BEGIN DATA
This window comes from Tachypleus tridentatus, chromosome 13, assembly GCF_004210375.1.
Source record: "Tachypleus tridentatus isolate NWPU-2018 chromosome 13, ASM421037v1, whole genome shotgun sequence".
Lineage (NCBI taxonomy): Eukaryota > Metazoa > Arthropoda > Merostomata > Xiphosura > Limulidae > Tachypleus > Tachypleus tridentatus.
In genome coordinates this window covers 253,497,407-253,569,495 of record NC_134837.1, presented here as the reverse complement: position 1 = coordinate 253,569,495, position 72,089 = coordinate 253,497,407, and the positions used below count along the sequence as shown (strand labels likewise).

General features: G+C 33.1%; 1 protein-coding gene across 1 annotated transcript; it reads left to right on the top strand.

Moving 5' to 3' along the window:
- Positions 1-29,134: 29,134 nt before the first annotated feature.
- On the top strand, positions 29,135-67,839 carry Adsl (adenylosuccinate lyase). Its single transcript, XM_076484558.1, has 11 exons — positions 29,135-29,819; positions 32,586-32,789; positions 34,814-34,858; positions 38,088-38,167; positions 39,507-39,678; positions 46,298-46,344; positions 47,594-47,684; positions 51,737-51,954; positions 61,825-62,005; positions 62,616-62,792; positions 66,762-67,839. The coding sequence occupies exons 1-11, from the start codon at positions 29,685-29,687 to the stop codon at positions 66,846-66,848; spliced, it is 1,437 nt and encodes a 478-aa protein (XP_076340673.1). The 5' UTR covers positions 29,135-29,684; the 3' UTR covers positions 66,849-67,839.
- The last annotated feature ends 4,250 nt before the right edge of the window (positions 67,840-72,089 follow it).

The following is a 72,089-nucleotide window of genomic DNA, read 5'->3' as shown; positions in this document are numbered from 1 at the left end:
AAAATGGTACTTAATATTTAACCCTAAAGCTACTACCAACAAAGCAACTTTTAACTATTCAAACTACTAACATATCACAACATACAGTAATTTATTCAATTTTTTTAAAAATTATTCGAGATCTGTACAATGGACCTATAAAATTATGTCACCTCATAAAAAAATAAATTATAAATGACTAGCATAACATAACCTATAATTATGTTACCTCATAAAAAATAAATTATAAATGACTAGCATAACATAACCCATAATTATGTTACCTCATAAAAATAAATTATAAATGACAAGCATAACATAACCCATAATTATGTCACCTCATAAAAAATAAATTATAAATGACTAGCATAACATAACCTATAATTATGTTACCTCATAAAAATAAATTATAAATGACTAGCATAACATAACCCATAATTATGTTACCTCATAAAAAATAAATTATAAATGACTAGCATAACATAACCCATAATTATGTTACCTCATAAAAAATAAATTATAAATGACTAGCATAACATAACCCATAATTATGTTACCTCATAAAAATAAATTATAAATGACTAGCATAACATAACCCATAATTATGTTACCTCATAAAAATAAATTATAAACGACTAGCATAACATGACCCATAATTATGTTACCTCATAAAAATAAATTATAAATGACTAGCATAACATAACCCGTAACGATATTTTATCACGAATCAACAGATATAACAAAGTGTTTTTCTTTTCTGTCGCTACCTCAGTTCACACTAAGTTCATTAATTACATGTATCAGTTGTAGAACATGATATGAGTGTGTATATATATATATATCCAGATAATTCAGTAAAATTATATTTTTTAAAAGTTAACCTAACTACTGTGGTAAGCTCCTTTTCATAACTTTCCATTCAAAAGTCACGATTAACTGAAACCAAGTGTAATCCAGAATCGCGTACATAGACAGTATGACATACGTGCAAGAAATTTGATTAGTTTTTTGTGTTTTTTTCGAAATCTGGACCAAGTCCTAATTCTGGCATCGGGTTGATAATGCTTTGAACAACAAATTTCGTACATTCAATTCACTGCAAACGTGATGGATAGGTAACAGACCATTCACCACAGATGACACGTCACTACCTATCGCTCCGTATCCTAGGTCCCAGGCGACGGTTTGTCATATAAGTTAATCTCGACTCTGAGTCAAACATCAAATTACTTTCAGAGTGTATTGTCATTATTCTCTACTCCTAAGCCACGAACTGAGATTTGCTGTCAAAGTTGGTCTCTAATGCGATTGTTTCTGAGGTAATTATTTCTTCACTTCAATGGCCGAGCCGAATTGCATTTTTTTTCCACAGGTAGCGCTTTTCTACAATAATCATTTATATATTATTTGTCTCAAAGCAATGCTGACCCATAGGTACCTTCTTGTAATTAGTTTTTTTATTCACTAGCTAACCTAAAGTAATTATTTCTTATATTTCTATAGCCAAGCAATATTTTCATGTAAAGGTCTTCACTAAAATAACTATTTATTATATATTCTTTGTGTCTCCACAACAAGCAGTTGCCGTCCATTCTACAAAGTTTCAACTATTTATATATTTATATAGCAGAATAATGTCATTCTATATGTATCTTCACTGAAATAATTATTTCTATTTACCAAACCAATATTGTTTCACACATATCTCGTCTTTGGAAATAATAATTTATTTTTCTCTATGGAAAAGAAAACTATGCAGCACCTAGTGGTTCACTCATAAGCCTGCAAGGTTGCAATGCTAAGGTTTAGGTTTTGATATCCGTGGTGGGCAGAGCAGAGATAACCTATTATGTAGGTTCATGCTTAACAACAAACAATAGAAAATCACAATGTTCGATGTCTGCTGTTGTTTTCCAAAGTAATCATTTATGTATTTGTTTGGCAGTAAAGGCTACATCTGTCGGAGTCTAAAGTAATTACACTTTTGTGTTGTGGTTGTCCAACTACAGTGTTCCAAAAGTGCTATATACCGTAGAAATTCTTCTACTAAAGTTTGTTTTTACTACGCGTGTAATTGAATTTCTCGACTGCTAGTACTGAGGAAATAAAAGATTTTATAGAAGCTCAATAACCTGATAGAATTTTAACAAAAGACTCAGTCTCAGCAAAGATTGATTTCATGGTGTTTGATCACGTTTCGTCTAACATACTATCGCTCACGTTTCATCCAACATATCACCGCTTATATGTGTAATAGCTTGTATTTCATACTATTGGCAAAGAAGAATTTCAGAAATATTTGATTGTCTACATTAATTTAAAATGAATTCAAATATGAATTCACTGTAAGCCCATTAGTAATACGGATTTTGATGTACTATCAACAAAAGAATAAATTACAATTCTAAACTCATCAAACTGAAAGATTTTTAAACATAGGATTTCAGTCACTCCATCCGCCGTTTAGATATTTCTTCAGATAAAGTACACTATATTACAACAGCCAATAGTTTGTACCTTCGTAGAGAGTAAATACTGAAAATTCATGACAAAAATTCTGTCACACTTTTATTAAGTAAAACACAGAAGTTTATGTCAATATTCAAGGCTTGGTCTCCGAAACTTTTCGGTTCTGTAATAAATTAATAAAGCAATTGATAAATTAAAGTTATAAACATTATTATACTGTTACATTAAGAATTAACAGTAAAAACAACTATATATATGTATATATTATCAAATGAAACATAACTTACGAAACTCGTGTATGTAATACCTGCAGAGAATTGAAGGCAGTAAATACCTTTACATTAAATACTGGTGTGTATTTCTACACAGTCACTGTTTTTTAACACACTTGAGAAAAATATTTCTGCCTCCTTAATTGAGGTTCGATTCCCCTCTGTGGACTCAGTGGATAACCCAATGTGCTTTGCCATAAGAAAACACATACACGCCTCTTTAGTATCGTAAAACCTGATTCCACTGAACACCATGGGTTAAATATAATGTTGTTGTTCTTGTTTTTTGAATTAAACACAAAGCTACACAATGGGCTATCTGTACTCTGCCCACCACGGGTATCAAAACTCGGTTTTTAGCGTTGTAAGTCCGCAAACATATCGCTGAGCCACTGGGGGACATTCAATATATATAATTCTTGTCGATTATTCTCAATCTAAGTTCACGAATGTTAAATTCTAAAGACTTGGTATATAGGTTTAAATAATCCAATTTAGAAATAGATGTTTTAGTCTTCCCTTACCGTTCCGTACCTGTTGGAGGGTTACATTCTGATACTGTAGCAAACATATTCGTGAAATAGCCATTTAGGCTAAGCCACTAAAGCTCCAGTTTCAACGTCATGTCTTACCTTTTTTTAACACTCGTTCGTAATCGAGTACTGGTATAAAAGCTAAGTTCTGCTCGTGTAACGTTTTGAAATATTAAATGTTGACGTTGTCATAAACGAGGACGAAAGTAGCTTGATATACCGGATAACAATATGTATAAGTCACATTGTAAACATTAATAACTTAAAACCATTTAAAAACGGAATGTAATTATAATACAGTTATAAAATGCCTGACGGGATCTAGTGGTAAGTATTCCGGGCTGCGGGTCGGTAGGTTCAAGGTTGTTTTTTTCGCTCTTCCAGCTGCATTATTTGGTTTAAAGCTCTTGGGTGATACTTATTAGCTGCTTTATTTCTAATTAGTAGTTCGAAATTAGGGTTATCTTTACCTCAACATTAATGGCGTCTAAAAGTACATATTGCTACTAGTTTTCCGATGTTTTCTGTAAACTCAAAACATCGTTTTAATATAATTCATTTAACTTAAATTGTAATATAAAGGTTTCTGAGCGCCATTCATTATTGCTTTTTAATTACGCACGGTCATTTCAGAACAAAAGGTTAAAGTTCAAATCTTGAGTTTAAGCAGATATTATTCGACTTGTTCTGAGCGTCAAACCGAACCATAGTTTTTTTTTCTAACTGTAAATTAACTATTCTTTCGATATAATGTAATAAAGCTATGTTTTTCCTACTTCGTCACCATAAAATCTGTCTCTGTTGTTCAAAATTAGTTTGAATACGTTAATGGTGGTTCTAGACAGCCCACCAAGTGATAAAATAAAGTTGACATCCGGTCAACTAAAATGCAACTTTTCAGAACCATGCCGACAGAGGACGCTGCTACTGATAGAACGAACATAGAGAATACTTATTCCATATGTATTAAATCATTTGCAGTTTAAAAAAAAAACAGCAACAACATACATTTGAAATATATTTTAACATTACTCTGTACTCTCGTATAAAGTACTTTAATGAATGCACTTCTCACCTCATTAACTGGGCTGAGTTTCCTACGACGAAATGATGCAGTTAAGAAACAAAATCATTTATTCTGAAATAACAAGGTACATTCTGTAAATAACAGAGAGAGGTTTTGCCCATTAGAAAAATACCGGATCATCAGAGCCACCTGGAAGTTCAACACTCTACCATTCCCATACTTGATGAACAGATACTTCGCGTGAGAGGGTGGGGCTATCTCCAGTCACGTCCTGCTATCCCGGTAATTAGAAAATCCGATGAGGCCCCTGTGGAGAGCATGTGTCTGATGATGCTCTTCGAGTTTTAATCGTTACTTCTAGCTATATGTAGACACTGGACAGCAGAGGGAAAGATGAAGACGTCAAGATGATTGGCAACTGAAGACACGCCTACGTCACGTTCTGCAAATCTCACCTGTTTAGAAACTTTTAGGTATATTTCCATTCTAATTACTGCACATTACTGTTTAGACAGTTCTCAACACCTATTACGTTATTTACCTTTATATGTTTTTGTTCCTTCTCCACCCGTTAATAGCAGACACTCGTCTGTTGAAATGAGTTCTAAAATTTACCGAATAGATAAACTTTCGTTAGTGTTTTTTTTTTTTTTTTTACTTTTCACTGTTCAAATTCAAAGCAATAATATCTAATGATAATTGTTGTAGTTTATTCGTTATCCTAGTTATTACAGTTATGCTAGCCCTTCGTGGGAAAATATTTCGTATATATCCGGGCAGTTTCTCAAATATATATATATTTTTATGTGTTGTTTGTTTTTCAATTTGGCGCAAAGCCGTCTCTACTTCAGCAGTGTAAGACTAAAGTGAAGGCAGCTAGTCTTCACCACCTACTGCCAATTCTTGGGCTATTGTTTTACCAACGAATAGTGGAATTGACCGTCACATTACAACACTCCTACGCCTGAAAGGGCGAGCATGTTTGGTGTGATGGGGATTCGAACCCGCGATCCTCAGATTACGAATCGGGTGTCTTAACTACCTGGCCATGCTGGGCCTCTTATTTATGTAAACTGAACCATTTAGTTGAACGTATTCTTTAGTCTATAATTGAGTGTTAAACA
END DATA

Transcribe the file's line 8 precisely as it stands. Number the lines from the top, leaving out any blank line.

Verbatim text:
- On the top strand, positions 29,135-67,839 carry Adsl (adenylosuccinate lyase). Its single transcript, XM_076484558.1, has 11 exons — positions 29,135-29,819; positions 32,586-32,789; positions 34,814-34,858; positions 38,088-38,167; positions 39,507-39,678; positions 46,298-46,344; positions 47,594-47,684; positions 51,737-51,954; positions 61,825-62,005; positions 62,616-62,792; positions 66,762-67,839. The coding sequence occupies exons 1-11, from the start codon at positions 29,685-29,687 to the stop codon at positions 66,846-66,848; spliced, it is 1,437 nt and encodes a 478-aa protein (XP_076340673.1). The 5' UTR covers positions 29,135-29,684; the 3' UTR covers positions 66,849-67,839.